ABSTRACT: Gas migration in the southeast Barrow Sub-basin, Carnarvon Basin, Australia
Minifie, Sandra A, Angus D Ruddock, Jeff L Roche , West Australian Petroleum Pty Ltd, Perth, Western Australia, Australia
Understanding the migration history for the oil and gas fields trapped against the Long Island and Flinders Fault Systems, which lie on the southeast margin of the Barrow Sub-basin, is key to identifying the remaining hydrocarbon potential in this area. The discoveries vary from oil fields with no gas caps (Saladin, Chervil, and North Herald) to gas fields with thin oil rims (Australind, Roller, and Skate).
The gas columns in these fields contain both hydrocarbon and inert gas. Carbon-13 isotope analysis of carbon dioxide has been undertaken on several gas columns in the region. For example, Australind produces 1.02 mole% carbon dioxide with an isotope value of -13.1o/oo, which suggests thermal degradation of organic material is the source of the inert gas. Skate 3 produces 4.03 mole% carbon dioxide with an isotope value of +12.7 o/oo, which suggests the source of the inert gas is due to methanogenesis or biodegradation of the underlying oil column. The carbon dioxide in these two fields is produced from two different sources, while the charge mechanism for both is via the bounding fault. Consequently, a new charge model has been suggested in which the bounding faults play an important role in the migration of gas into the structures.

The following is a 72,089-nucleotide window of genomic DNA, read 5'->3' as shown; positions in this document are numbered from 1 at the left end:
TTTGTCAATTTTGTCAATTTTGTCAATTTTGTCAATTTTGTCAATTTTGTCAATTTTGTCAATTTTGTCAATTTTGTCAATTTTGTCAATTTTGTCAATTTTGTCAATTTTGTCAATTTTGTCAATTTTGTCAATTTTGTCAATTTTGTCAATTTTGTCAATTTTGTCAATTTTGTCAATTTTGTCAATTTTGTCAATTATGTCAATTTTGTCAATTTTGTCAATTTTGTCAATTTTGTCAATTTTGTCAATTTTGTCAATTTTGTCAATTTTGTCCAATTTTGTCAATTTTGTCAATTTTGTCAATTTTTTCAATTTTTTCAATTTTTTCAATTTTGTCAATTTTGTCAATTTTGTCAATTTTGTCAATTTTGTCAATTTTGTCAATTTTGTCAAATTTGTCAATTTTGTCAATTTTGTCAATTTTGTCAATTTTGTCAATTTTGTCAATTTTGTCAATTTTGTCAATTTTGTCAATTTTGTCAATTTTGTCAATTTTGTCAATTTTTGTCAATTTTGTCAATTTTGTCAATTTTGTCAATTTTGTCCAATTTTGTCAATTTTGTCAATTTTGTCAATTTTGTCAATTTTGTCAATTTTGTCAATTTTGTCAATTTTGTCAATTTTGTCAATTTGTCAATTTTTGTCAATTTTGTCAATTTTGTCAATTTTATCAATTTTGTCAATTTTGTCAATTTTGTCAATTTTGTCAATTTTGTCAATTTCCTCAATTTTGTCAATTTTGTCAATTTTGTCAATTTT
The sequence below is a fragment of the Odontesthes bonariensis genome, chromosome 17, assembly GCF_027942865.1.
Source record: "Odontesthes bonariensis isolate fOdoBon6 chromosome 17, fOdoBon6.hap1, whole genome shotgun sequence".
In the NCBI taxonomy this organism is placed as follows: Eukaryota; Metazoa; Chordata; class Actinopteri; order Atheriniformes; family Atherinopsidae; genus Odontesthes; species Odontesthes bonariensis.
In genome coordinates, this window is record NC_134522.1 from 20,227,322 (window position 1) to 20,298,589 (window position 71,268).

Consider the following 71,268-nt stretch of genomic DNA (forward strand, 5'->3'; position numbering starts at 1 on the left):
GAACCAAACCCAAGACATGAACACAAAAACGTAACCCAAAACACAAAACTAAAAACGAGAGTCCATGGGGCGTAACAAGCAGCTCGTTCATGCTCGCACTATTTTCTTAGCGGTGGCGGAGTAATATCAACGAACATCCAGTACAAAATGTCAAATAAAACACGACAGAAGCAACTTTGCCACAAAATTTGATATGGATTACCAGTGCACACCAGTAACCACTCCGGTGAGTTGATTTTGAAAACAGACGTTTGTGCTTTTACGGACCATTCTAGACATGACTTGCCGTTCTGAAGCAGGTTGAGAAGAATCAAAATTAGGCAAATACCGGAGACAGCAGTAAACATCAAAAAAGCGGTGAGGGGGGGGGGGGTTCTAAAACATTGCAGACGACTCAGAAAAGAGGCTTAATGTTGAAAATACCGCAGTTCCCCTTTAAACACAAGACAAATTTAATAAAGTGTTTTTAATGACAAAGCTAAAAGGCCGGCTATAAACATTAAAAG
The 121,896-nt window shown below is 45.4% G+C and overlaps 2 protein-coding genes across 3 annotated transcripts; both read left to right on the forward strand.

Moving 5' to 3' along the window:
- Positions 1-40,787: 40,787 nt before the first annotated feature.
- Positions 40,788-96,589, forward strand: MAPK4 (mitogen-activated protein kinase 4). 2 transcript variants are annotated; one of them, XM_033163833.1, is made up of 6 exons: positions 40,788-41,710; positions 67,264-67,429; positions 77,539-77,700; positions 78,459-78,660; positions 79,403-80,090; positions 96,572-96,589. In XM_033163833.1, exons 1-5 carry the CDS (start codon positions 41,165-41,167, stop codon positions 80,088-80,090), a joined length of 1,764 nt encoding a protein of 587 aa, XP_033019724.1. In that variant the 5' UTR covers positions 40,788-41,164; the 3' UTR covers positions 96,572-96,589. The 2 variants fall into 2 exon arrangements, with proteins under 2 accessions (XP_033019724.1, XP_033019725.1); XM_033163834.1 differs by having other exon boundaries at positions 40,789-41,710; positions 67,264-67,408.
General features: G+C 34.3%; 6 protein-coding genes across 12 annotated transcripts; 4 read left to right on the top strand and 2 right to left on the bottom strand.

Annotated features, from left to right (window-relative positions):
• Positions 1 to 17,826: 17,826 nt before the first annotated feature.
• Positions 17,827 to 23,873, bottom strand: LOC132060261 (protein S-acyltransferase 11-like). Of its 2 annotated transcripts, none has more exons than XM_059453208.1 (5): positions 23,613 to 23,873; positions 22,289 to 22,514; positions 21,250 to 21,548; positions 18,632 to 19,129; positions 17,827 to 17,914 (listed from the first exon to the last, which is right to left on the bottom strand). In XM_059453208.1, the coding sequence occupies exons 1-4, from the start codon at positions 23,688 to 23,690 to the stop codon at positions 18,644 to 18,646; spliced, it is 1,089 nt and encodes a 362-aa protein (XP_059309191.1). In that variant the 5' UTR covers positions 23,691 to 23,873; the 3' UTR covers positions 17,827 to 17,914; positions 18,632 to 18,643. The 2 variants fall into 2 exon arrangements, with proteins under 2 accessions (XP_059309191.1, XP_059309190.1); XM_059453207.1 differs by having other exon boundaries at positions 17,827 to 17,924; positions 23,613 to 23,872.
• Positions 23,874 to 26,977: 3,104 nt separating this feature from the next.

Acknowledging the presence and determining the source of inerts in the gas columns has increased our understanding of the sealing and conduit potential of individual faults within the fault systems. Exploration geochemistry, utilising gas composition analysis, can greatly impact the evaluation of petroleum prospectivity of an area through the rigorous assessment of a key risk parameter, the timing and migration of hydrocarbons.
AAPG Search and Discovery Article #90913©2000 AAPG International Conference and Exhibition, Bali, Indonesia